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46709 Posts in 5588 Topics by 13297 Members Latest Member: - Shane786 Most online today: 28 - most online ever: 429 (November 03, 2007, 04:35:43 AM)
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Author Topic: Stock Art Download Problem  (Read 1078 times)
Seamus
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« on: July 07, 2009, 02:03:43 PM »

I just purchased some stock art on RPGNow. It is affordable, which is good. But when I finished my download all the images were under 100 dpi (they are B&W illustrations). The ads all said 300dpi, which leads me to believe I must be doing something wrong during the download process. Does anyone know what I can do differently when downloading my stock art.
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Bedrock Games
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Eero Tuovinen
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« Reply #1 on: July 07, 2009, 03:15:56 PM »

What's the workflow like? You click the download button and what is the file format that you're saving? What happens next? Which program are you using to find out the resolution? What are the image dimensions (the width and height in millimeters or inches or some such), and what should they be? What are the file sizes and formats for the images?

The simplest explanation is that the images have been accidentally saved at a low resolution and large dimensions (triple the height and width they should have); if this is the case, you actually have the correct files, and you just need to resave with the right resolution to resize the images appropriately. The second likeliest case is that the files you're downloading do not actually contain 300 dpi images; this could be a mistake on the seller's end, caused by their chosen file formats and file preparation techniques. For example, if they're amateurs (I understand this is not uncommon in stock art business), they might be providing the images as pdf files that have been mistakenly distilled at a low resolution; I seem to remember that some Adobe software gives 100dpi as the default resolution for distilling, that might be the culprit if your files are in pdf format when you receive them.

The likeliest explanation on your end, on the other hand, would be if you were somehow opening preview versions of the images, perhaps directly off the Internet. "Under 100 dpi" could be what you'd get as a typical web image. So make sure that you're opening the files you downloaded and not some small preview image from the Internet.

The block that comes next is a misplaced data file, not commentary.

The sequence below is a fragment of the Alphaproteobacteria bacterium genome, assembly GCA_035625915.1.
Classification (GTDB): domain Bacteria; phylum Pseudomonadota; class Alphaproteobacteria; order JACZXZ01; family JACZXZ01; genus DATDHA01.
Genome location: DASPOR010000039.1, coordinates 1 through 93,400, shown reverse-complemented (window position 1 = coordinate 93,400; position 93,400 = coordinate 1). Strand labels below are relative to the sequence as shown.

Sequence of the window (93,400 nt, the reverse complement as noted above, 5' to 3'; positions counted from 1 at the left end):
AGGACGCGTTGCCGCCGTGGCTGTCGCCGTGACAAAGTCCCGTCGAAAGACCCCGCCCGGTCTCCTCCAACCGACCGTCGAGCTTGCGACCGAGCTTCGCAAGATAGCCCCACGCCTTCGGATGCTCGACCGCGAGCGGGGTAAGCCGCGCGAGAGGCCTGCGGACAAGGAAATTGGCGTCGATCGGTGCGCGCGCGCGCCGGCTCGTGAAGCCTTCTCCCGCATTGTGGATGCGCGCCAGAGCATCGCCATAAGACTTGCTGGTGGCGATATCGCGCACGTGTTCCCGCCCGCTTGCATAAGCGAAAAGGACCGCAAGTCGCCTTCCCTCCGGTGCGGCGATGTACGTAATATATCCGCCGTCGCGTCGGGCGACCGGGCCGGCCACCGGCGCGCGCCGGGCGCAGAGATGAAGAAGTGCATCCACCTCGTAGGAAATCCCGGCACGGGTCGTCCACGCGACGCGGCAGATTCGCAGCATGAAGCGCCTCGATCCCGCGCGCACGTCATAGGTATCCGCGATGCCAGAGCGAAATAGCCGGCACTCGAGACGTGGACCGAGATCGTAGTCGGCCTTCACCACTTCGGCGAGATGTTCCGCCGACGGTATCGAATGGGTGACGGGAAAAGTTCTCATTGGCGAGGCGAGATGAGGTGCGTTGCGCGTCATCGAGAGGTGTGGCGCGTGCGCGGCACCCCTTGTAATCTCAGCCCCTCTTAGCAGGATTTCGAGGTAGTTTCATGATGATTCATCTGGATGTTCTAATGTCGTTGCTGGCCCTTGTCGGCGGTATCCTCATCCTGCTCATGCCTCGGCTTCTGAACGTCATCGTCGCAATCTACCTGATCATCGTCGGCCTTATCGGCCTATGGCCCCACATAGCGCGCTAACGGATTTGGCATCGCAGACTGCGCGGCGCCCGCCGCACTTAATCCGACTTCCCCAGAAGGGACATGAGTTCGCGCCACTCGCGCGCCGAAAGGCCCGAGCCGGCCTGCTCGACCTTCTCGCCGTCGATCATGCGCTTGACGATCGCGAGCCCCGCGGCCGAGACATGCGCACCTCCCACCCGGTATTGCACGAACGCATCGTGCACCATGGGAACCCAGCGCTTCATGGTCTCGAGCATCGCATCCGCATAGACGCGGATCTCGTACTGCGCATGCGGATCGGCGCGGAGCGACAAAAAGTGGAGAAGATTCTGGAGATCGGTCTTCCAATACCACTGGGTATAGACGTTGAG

If an analysis of the file formats and sizes, and image dimensions, verifies that your files are one ninth of their supposed size (which they'd be if the resolution is just one third of what's advertised), then the obvious course is to contact the artist/publisher and ask them what's up. They'll fix the problem for you, one would imagine.
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Seamus
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« Reply #2 on: July 07, 2009, 03:30:46 PM »

It automatically opens a window to Open or Save the download. They were in all PDF format.

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Bedrock Games
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Eero Tuovinen
Acts of Evil Playtesters
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« Reply #3 on: July 08, 2009, 04:06:37 AM »

How did you ascertain the resolution after procuring the pdf file?
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Publishing Zombie Cinema and Solar System at Arkenstone Publishing.
Seamus
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« Reply #4 on: July 08, 2009, 09:04:47 AM »

I looked at the DPI under properties. However, the publisher pointed out that the pixels are what matter. I checked it out and the pixels resolution is 3276 x 4596. The DPI is listed as 72 though.
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Bedrock Games
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BEDROCK GAMES
Eero Tuovinen
Acts of Evil Playtesters
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Posts: 2775


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« Reply #5 on: July 08, 2009, 03:20:29 PM »

Yeah, that's a pretty pixel-y picture. Consider: if you resize that image for 300 dots per inch, it'll still be close to 11 inches wide. The publisher's being a bit primitive in proffering the images with a screen resolution, but it's trivial for you to resize them yourself with an appropriate program.

Depending on your workflow you might now open the pdf in Photoshop and resave the images with the appropriate resolution (allowing the dimensions to retract accordingly, so the program doesn't try to create new pixels or something), or you might simply use the images as-is in your layout program, reducing their dimensions by an appropriate percentage in that. Depends on whether you trust your layout program to ignore its internal resolution correctly, and on whether it'll be too complex to do the resizing in the layout instead of a separate program.
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